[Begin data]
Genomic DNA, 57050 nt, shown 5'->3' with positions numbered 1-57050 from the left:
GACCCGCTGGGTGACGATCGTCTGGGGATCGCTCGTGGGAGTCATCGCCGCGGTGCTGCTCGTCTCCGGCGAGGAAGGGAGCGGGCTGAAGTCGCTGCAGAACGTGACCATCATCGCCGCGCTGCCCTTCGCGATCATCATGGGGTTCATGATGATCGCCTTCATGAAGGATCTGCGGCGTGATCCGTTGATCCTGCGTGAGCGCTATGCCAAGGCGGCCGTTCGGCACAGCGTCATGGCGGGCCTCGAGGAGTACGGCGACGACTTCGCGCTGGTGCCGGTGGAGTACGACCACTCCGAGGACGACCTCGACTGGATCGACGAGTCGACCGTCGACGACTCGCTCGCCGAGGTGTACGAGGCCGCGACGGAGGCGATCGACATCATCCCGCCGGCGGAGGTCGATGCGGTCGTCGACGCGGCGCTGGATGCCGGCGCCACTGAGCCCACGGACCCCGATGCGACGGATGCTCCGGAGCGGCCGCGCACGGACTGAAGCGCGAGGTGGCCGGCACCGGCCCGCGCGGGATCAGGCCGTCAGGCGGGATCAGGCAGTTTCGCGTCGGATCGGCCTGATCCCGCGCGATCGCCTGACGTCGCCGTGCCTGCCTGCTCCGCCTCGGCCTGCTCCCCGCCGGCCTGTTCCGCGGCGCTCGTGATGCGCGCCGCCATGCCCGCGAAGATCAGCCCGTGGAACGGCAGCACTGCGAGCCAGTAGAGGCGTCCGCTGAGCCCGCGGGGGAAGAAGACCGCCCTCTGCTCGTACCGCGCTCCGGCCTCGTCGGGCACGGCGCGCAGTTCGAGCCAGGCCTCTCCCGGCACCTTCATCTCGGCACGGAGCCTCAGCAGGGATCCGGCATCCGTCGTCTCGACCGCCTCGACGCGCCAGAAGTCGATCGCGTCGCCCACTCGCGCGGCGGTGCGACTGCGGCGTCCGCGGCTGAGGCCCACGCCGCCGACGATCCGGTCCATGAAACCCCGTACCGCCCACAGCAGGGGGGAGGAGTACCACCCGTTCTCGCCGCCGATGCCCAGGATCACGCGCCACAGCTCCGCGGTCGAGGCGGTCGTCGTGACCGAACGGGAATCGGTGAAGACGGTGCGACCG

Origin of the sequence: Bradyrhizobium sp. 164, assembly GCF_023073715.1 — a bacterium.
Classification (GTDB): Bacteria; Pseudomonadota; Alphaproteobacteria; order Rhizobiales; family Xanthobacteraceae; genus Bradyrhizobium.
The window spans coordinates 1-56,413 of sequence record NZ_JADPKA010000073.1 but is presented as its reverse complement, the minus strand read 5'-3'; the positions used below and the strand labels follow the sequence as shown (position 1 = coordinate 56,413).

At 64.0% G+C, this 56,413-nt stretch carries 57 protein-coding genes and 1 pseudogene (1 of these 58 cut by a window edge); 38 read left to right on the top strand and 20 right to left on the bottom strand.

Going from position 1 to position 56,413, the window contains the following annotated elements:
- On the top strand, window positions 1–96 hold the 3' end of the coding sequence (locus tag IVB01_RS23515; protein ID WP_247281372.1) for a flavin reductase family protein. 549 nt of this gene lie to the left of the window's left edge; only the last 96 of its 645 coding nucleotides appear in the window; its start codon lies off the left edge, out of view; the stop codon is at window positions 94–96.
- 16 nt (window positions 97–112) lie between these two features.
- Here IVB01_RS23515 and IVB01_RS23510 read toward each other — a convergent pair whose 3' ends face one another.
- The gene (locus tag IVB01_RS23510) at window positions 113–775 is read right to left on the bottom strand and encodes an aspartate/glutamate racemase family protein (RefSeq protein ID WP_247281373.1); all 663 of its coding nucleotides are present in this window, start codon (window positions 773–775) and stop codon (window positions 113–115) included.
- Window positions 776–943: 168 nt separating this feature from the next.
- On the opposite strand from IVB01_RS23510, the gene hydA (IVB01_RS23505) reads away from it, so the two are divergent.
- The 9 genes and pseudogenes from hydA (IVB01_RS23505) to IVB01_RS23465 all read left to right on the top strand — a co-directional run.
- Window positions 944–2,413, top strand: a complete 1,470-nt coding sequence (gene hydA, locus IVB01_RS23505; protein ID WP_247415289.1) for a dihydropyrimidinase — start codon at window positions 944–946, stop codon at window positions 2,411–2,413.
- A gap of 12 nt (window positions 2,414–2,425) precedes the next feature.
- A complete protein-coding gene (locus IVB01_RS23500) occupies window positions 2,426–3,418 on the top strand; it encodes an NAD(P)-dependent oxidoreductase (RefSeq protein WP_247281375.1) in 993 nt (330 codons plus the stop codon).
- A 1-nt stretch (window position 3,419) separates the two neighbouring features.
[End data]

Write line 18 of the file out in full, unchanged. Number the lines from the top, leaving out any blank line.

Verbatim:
- A 1-nt stretch (window position 3,419) separates the two neighbouring features.